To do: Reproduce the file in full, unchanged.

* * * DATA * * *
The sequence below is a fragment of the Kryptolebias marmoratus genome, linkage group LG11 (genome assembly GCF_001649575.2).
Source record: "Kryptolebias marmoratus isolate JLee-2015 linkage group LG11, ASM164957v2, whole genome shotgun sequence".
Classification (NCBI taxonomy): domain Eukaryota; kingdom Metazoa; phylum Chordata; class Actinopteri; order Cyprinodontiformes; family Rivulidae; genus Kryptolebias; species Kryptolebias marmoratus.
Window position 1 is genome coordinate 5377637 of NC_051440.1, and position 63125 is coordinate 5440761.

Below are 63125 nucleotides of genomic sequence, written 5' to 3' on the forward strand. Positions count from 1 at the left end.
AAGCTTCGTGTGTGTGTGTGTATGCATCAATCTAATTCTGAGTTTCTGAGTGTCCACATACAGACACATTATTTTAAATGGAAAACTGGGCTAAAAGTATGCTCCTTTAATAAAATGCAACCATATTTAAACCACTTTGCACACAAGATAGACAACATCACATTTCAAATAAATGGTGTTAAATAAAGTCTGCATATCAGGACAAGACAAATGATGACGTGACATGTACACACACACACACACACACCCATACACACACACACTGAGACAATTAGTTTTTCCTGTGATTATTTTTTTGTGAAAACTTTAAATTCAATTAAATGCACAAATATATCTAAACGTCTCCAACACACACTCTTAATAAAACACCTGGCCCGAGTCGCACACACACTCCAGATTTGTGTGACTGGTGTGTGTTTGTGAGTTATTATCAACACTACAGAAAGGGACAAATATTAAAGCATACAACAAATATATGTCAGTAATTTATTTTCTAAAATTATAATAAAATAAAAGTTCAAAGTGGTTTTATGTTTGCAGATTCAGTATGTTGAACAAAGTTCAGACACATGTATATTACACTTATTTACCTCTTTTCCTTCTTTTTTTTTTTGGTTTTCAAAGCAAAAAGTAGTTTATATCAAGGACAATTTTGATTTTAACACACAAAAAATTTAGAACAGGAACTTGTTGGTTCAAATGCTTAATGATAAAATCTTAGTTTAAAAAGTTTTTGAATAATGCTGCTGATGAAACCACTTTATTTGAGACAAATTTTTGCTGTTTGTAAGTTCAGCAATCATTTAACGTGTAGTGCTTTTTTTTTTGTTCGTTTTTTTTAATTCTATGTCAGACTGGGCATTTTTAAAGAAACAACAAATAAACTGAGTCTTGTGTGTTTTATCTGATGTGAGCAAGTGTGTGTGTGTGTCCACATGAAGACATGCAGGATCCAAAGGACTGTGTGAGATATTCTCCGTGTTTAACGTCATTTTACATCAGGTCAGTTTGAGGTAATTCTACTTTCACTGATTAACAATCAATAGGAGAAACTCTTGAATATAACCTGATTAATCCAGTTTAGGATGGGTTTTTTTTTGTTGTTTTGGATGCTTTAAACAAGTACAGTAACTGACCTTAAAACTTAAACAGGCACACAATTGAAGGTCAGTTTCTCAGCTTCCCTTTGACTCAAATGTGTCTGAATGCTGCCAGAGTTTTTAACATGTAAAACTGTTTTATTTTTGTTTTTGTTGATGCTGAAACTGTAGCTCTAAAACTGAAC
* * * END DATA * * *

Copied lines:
The sequence below is a fragment of the Kryptolebias marmoratus genome, linkage group LG11 (genome assembly GCF_001649575.2).
Source record: "Kryptolebias marmoratus isolate JLee-2015 linkage group LG11, ASM164957v2, whole genome shotgun sequence".
Classification (NCBI taxonomy): domain Eukaryota; kingdom Metazoa; phylum Chordata; class Actinopteri; order Cyprinodontiformes; family Rivulidae; genus Kryptolebias; species Kryptolebias marmoratus.
Window position 1 is genome coordinate 5377637 of NC_051440.1, and position 63125 is coordinate 5440761.

Below are 63125 nucleotides of genomic sequence, written 5' to 3' on the forward strand. Positions count from 1 at the left end.
AAGCTTCGTGTGTGTGTGTGTATGCATCAATCTAATTCTGAGTTTCTGAGTGTCCACATACAGACACATTATTTTAAATGGAAAACTGGGCTAAAAGTATGCTCCTTTAATAAAATGCAACCATATTTAAACCACTTTGCACACAAGATAGACAACATCACATTTCAAATAAATGGTGTTAAATAAAGTCTGCATATCAGGACAAGACAAATGATGACGTGACATGTACACACACACACACACACACCCATACACACACACACTGAGACAATTAGTTTTTCCTGTGATTATTTTTTTGTGAAAACTTTAAATTCAATTAAATGCACAAATATATCTAAACGTCTCCAACACACACTCTTAATAAAACACCTGGCCCGAGTCGCACACACACTCCAGATTTGTGTGACTGGTGTGTGTTTGTGAGTTATTATCAACACTACAGAAAGGGACAAATATTAAAGCATACAACAAATATATGTCAGTAATTTATTTTCTAAAATTATAATAAAATAAAAGTTCAAAGTGGTTTTATGTTTGCAGATTCAGTATGTTGAACAAAGTTCAGACACATGTATATTACACTTATTTACCTCTTTTCCTTCTTTTTTTTTTTGGTTTTCAAAGCAAAAAGTAGTTTATATCAAGGACAATTTTGATTTTAACACACAAAAAATTTAGAACAGGAACTTGTTGGTTCAAATGCTTAATGATAAAATCTTAGTTTAAAAAGTTTTTGAATAATGCTGCTGATGAAACCACTTTATTTGAGACAAATTTTTGCTGTTTGTAAGTTCAGCAATCATTTAACGTGTAGTGCTTTTTTTTTTGTTCGTTTTTTTTAATTCTATGTCAGACTGGGCATTTTTAAAGAAACAACAAATAAACTGAGTCTTGTGTGTTTTATCTGATGTGAGCAAGTGTGTGTGTGTGTCCACATGAAGACATGCAGGATCCAAAGGACTGTGTGAGATATTCTCCGTGTTTAACGTCATTTTACATCAGGTCAGTTTGAGGTAATTCTACTTTCACTGATTAACAATCAATAGGAGAAACTCTTGAATATAACCTGATTAATCCAGTTTAGGATGGGTTTTTTTTTGTTGTTTTGGATGCTTTAAACAAGTACAGTAACTGACCTTAAAACTTAAACAGGCACACAATTGAAGGTCAGTTTCTCAGCTTCCCTTTGACTCAAATGTGTCTGAATGCTGCCAGAGTTTTTAACATGTAAAACTGTTTTATTTTTGTTTTTGTTGATGCTGAAACTGTAGCTCTAAAACTGAAC